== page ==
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Many countries around the world, including Vietnam, respect South Korea's economy. It is amazing how South Korea rose from obscurity to become one of the developed and high-income countries. South Korea's economy is ranked fourth in Asia and eleventh in the globe (Thanh, 2005 p. 87). Vietnam has had one of the worst economies in history, but it has been fighting to match South Korea's economic position for the past six years. Vietnam's economy has clearly advanced since it began business and inter-country collaboration with South Korea and China. The economy of Vietnam in 2015 cannot be compared to how the economy was in 2012 since there has been an improvement. The industrial production in 2015 October remained intact, and the number of exports increased leading to a trade surplus. The FDI inflows rose by 10% in January 2016 (Hofstede & Bond, 1988 p. 13). These are some of the economic advancements that Vietnam has been able to achieve after following South Korea’s footsteps. However, setbacks are holding Vietnam behind, and this hinders her from following South Korea’s trajectory closely. The political structure of Vietnam is the weak section that cannot allow for economic development towards achieving high-value chains, globalization and FDI growth (Kornai, 2000 p. 31). Vietnam consists of a single party with the Judiciary as an independent body. The national assembly elects the president and gives him the mandate to be in power for five years. There is no multi-party system in Vietnam, and therefore the government is no longer challenged by an opposition party to adjust towards advancing the economy.
China is another controversial country that has had economic development over a short period. Unfortunately, Vietnam cannot follow the economic development tactics of China since China did not have democracy for growth. South Korea has more advantageous techniques that can be applied by Vietnam to advance its economy, but not the ones used in China. In 1987, South Korea had its first presidential election where the previous successor, CHUN Doo-woo was removed out of power. He had been a dictator for a long time and blocked the exercise of democracy (Biggart & Guillén, 1999 p. 739). Since then, South Korea has had democracy, fair elections, and representation of all people in leadership, representation of people in policy making and equitable distribution of resources. That was the start of economic advancement in South Korea, unlike China where the economy where wealthy merchants took the opportunity to grab public property. In return, they used the resources by giving jobs to average citizens and immigrants, and this led to the growth of the economy. Therefore Vietnam has to opt for fair representation in government political positions by ensuring a multi-party system where the operating government can be challenged in case it embezzles public funds or fails to adhere to development agendas (Hofstede & Bond, 1988 p. 19). The state autonomy is very important and there must be cooperation between the government and social forces. Understanding and collaboration in South Korea are based on the fact that the Chaebol is in good terms with the government, and therefore people’s desires are well represented. For example in 2007, the Chaebol negotiated with the government and urged it to offer more business opportunities to local businessmen by allowing them low tax duties to engage in business with countries like United States (Chang, 2010 p. 79). The situation is different in China since the government has full control of all mandates and only the rich survive the struggle and ordinary citizens continue to suffer. To attain high-value chain, globalization, increased FDI and healthy development, Vietnam has to adopt the political reforms as in South Korea but not as in China.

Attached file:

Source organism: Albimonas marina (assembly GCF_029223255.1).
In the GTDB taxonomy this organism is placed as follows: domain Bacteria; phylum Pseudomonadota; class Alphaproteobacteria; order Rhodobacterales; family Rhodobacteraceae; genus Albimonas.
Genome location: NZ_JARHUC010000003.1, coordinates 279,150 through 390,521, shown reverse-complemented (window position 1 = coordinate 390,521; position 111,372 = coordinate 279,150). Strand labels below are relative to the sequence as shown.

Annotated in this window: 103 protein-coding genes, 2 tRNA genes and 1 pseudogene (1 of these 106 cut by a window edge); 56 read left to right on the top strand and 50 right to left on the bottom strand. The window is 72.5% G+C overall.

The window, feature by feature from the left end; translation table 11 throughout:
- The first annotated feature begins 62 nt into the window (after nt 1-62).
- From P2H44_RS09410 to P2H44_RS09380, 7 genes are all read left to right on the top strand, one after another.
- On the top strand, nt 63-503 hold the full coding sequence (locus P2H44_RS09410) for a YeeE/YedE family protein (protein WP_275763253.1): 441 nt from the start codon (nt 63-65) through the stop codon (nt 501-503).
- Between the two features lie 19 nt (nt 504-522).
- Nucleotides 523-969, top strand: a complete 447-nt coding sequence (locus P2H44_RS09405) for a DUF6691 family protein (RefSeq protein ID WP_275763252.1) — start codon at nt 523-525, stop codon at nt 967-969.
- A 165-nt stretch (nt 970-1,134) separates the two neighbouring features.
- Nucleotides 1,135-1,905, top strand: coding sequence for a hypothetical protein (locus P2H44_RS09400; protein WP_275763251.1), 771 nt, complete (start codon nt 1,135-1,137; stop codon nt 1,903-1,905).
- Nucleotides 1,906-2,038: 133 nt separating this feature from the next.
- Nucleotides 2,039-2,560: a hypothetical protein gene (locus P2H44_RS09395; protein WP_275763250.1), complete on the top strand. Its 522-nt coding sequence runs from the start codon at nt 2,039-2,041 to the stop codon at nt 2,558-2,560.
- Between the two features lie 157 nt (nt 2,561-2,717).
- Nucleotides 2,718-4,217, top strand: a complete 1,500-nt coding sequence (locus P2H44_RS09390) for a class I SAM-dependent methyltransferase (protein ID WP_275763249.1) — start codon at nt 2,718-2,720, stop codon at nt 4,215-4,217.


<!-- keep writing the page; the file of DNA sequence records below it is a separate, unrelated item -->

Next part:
Biggart, N.W. and Guillén, M.F., 1999. Developing difference: Social organization and the rise of the auto industries of South Korea, Taiwan, Spain, and Argentina. American Sociological Review, pp.722-747.
Chang, K.S., 2010. South Korea under compressed modernity: Familial political economy in transition. Routledge.p. 39-86.
Hofstede, G. and Bond, M.H., 1988. The Confucius connection: From cultural roots to economic growth. Organizational dynamics, 16(4), pp.5-21.
Kornai, J., 2000. What the change of system from socialism to capitalism does and does not mean. The journal of Economic perspectives, 14(1), pp.27-42.
Thanh, V.T., 2005. Vietnam's trade liberalization and international economic integration: evolution, problems, and challenges. ASEAN Economic Bulletin, pp.75-91.
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